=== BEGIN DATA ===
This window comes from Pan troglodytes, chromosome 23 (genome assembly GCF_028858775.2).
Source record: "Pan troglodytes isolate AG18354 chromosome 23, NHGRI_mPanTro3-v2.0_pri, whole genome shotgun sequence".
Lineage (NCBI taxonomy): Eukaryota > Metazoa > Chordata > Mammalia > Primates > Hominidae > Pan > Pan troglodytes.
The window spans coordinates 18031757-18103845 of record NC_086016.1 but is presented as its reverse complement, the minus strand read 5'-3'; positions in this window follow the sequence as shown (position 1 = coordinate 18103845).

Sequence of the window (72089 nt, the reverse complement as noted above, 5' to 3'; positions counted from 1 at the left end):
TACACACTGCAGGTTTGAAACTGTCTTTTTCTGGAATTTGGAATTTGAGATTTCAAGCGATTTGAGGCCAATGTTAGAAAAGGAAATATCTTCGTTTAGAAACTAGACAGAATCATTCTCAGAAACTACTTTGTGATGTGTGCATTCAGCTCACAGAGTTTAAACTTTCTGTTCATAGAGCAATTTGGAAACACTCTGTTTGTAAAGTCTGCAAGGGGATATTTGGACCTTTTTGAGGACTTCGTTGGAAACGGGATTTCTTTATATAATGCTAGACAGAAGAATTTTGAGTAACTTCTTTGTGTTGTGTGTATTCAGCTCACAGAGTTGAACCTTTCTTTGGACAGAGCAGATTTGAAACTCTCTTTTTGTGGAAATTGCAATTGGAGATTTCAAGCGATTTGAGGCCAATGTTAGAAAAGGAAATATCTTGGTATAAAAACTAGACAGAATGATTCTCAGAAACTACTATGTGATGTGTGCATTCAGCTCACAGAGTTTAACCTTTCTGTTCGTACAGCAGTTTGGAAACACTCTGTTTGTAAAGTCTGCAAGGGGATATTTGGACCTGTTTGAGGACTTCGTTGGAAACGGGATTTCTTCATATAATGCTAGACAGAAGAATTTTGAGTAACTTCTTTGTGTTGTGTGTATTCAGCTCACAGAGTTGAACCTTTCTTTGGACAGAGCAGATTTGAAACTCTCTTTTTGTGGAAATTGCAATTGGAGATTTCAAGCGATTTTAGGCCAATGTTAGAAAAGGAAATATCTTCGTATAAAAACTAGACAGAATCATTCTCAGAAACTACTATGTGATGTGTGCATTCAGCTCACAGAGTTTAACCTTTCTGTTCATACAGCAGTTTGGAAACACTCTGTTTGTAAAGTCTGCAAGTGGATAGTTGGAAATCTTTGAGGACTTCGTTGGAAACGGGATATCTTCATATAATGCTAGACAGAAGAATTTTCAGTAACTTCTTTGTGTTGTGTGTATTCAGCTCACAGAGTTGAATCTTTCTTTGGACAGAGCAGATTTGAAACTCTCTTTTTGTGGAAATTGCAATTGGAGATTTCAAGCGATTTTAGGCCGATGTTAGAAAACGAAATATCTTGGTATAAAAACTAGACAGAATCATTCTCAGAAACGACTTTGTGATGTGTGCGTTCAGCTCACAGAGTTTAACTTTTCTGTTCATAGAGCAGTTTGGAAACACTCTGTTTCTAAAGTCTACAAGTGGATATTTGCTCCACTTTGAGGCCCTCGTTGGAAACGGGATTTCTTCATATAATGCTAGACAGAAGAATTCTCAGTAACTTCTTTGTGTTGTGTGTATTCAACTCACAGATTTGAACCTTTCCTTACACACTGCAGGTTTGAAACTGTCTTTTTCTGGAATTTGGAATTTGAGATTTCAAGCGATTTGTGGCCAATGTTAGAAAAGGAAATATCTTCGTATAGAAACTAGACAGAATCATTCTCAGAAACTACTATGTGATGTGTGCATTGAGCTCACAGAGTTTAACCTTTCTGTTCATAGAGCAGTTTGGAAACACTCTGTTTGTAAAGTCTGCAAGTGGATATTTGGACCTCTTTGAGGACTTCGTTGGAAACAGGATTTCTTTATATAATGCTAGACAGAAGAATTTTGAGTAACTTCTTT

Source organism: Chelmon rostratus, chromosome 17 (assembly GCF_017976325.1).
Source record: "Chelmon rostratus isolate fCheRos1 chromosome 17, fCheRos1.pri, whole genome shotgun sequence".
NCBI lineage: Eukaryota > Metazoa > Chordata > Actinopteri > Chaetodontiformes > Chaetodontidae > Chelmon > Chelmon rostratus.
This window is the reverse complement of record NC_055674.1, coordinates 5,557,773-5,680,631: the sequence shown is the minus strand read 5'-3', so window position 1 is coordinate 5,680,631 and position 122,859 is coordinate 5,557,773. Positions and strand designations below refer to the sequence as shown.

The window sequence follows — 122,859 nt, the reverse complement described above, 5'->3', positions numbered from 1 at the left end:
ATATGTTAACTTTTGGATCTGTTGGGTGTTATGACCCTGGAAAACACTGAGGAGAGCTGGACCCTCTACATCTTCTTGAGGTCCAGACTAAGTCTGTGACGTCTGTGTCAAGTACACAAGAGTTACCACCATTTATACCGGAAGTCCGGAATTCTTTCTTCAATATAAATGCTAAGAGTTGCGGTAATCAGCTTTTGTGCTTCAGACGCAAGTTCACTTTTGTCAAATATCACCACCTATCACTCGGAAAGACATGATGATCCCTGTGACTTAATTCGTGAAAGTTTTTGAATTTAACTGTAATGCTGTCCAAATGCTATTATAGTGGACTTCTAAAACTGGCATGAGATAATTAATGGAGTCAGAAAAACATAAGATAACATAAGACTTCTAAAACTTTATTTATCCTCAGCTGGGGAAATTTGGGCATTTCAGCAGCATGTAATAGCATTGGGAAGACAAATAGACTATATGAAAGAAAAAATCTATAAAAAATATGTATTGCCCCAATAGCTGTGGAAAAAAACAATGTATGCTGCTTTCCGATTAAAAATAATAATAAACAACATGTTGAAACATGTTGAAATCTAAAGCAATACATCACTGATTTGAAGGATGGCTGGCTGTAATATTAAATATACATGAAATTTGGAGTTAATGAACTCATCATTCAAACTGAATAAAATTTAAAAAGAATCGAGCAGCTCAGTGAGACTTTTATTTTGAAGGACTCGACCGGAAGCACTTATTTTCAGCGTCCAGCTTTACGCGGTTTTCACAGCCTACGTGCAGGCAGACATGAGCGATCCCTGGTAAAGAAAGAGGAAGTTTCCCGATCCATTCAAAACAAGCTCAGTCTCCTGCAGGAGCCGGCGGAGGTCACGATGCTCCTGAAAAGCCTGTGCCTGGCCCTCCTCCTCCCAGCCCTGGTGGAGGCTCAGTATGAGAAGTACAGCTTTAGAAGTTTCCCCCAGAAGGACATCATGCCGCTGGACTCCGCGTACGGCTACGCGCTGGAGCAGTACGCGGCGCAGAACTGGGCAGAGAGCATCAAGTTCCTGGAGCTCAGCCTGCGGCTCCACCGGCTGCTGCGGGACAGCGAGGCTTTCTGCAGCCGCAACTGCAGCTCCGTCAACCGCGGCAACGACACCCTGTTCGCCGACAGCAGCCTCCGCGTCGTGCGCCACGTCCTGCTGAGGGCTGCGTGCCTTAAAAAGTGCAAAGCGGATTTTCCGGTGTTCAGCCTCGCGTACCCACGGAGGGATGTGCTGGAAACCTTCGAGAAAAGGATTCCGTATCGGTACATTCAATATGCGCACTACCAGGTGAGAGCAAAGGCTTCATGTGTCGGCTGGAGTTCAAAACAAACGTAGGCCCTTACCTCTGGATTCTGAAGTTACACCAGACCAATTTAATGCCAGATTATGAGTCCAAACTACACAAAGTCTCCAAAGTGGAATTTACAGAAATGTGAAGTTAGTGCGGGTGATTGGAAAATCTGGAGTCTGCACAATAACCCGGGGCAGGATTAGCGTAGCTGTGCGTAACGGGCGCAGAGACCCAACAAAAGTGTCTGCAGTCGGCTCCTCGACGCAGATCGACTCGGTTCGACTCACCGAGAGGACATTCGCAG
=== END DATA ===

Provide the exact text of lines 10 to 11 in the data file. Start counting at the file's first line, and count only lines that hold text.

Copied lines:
This window is the reverse complement of record NC_055674.1, coordinates 5,557,773-5,680,631: the sequence shown is the minus strand read 5'-3', so window position 1 is coordinate 5,680,631 and position 122,859 is coordinate 5,557,773. Positions and strand designations below refer to the sequence as shown.

The window sequence follows — 122,859 nt, the reverse complement described above, 5'->3', positions numbered from 1 at the left end: